Last year, it looked like Russia would be the recipient of Samsung’s first Tizen smartphone, but now India gets the honor instead. Meet the Z1, the South Korean tech company’s first smartphone powered by its own open-source, Linux-based software.

Unsurprisingly, the dual-SIM $92 budget device comes with middle-of-the-road hardware on board—including a 4-inch WVGA screen, 1.2 GHz dual-core processor, 768MB RAM and two wholly unspectacular cameras, a 3.1 megapixel rear camera fronted by a VGA selfie shooter.

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But hardware isn’t the main attraction. It’s the software—namely that Tizen 2.3 operating system Samsung developed and now wants to spread across its connected devices—that warrants attention here. 

A Mediocre Phone Is Not Boring …

Last year, Samsung saw falling mobile device shipments. Now it appears to be running full-tilt at the mid-tier market. Earlier this week, it launched the Galaxy A7, a lower-end off-shoot of its flagship Galaxy S series line-up.

As an individual phone, even a mediocre one, the latest Z1 should ably handle what Hyun Chil Hong, president and CEO of Samsung in India, says is the device’s main purpose: to “meet [the] unique, entertainment-focused needs of local Indian consumers,” he said in a statement.

Mobile users in India are voracious consumers of media, and the phone comes with Samsung’s “Joy Box” service, for free media and trial access to sources like Hungama.com and nextGTv, for Hollywood and Bollywood titles. To keep the device running, it comes with an “Ultra Power Saving Mode” much like you’d find on higher-end Samsung devices. Wireless provider Airtel steps up to offer 500MB of 3G data free for six months.

Even so, on the surface, it still looks like yet another budget device heading to a developing market. And it would be, if not for the fact that Samsung stuffed Tizen into the Z1, making it the first to hit the market with the company’s own software on board.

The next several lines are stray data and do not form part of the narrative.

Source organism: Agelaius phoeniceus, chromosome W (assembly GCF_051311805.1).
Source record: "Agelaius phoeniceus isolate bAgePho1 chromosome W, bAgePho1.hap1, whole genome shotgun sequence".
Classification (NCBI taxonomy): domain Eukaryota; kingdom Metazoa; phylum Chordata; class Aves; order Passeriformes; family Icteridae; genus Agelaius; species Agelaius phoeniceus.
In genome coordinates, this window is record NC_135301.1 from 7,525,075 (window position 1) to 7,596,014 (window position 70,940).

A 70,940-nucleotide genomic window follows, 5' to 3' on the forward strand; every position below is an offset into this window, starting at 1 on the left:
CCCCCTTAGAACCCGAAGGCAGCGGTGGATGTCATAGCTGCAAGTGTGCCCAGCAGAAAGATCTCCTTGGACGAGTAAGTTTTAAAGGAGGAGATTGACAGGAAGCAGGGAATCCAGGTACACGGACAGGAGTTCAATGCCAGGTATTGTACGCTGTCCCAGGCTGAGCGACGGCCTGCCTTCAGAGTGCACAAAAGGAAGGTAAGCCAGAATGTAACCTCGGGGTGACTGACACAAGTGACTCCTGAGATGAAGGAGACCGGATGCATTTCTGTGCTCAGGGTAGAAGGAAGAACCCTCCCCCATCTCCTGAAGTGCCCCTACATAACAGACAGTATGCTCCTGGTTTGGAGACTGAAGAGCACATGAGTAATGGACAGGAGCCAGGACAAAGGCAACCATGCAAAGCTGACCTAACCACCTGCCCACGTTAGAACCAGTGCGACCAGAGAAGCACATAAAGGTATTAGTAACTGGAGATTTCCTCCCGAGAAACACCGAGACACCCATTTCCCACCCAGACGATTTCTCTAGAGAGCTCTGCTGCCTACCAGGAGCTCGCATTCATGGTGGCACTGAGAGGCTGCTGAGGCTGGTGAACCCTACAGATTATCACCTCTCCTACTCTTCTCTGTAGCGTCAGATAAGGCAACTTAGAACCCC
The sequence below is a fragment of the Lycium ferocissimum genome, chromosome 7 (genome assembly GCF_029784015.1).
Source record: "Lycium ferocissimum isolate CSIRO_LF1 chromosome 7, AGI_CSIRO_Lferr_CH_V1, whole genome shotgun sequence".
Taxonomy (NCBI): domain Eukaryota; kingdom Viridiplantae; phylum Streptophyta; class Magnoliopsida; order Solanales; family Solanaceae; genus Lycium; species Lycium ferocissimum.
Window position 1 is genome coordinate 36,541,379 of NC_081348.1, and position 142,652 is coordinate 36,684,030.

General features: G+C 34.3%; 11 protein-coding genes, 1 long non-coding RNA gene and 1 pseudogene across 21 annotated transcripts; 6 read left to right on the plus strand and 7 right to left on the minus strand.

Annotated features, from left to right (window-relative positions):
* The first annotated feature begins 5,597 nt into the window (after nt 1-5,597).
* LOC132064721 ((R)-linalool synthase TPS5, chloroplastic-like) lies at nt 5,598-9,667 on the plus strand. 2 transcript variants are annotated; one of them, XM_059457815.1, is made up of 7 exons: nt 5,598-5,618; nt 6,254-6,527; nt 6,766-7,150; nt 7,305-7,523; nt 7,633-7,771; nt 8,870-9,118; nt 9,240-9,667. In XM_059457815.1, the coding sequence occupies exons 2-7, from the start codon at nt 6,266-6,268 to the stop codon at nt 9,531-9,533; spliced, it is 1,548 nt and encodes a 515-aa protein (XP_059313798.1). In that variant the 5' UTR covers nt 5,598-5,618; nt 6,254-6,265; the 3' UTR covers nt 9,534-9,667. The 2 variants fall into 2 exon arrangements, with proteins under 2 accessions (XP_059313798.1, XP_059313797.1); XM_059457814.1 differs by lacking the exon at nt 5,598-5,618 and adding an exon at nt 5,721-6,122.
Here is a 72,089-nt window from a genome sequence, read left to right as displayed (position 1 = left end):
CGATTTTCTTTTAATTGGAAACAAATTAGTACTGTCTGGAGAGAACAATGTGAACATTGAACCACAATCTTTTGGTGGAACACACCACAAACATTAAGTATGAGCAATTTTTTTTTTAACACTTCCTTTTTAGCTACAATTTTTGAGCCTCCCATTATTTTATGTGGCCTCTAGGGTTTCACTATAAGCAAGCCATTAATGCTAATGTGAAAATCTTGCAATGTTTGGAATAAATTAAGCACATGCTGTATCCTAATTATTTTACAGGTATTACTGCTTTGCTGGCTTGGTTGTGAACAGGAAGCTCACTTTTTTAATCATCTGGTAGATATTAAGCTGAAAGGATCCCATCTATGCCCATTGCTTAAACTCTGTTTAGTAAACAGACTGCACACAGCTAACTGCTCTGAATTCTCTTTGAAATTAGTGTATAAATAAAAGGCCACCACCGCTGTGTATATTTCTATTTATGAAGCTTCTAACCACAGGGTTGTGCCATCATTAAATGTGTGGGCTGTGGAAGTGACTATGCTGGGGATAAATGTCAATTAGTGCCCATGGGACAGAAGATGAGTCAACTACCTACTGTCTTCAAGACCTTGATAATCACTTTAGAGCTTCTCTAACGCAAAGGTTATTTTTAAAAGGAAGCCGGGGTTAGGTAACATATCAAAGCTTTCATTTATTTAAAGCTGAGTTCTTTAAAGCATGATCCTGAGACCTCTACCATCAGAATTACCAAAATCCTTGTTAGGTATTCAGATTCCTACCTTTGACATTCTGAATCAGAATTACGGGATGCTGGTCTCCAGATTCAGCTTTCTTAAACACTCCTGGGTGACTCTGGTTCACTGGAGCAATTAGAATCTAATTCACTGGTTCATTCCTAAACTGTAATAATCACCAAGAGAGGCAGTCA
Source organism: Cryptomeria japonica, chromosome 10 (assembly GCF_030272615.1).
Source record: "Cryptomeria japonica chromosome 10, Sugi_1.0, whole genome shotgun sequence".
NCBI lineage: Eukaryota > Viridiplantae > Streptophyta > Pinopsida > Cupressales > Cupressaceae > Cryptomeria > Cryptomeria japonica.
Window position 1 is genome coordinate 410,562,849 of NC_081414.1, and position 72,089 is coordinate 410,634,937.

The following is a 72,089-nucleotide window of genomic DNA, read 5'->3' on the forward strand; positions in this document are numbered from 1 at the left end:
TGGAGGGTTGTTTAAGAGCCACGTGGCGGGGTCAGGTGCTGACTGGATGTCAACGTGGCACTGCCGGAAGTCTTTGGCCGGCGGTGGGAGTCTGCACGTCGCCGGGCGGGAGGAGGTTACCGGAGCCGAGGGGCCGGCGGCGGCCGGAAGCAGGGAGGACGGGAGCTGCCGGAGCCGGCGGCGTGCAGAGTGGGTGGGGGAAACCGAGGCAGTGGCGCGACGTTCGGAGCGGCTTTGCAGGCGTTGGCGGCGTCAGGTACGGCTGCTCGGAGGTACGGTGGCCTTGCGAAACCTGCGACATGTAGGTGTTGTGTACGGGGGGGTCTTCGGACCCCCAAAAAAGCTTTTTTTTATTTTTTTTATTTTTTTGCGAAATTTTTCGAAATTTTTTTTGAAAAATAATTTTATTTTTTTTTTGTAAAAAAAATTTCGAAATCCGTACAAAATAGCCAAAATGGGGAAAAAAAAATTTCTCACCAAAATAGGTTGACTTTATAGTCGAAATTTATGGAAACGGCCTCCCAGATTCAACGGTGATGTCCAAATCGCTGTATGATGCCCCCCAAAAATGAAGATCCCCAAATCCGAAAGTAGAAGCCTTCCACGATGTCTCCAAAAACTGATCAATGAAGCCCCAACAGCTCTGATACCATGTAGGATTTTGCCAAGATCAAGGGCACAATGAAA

The biggest challenge in front of the company and its new handset is the lack of Tizen apps. After all, app makers can’t just port over their existing Android or iOS apps. They must build on Tizen or rewrite those other versions to work on Samsung’s platform.

Now at least there’s an actual device on the market to run those apps. It may not be the most advanced device or even widely available, but hold tight, says Samsung. It’s just the first of many Tizen gadgets on the way, it promises.

… When It’s A Sign Of What’s To Come

The Z1 fills in an important gap for the tech giant. These days, mobile devices tend to act as the heart of gadget ecosystems, tying together various gizmos into a connected and inter-connected system. The end result: Homes, cars and personal gadgets that know you and your habits, and give you a remote control for your life or even make decisions for you, if that’s what you want.

While it remains an Android device maker, Samsung doesn’t want to run its Internet of Things initiative on Google’s platform. It clearly has its own plans—which may even include buying BlackBerry (although BlackBerry has denied that report). Renowned for its hardware QWERTY keyboard phones and enterprise security practices, the struggling BlackBerry has a big backup strategy focused on the Internet of Things.

How exactly BlackBerry might fit into Samsung’s mobile or Internet of Things plans isn’t known yet. What is clear is that the Internet of Things is a top priority for the electronics and appliance maker, and that it wants to put its Tizen software into most every connected product it makes, which is a lot—everything from its televisions and kitchen appliances, to smartwatches and now smartphones.

See also: Samsung On Why (And How) Your Future Smart Home Will Probably Be Theirs

The company used some of its spotlight at the Consumer Electronics Show to discuss how it will put the software in its popular line-up of smart televisions. Previously, Samsung also released Tizen-powered wearables, including its best smartwatch to date, the Gear S.

Until now, Samsung has lacked any sort of mobile device to bring it all together. Granted, the Z1’s limited capabilities certainly won’t be up to the job on its own. But the handset gives developers a concrete reference point, and shows that Samsung’s ready to walk the walk, and not just talk the Tizen talk.

Photos courtesy of Samsung India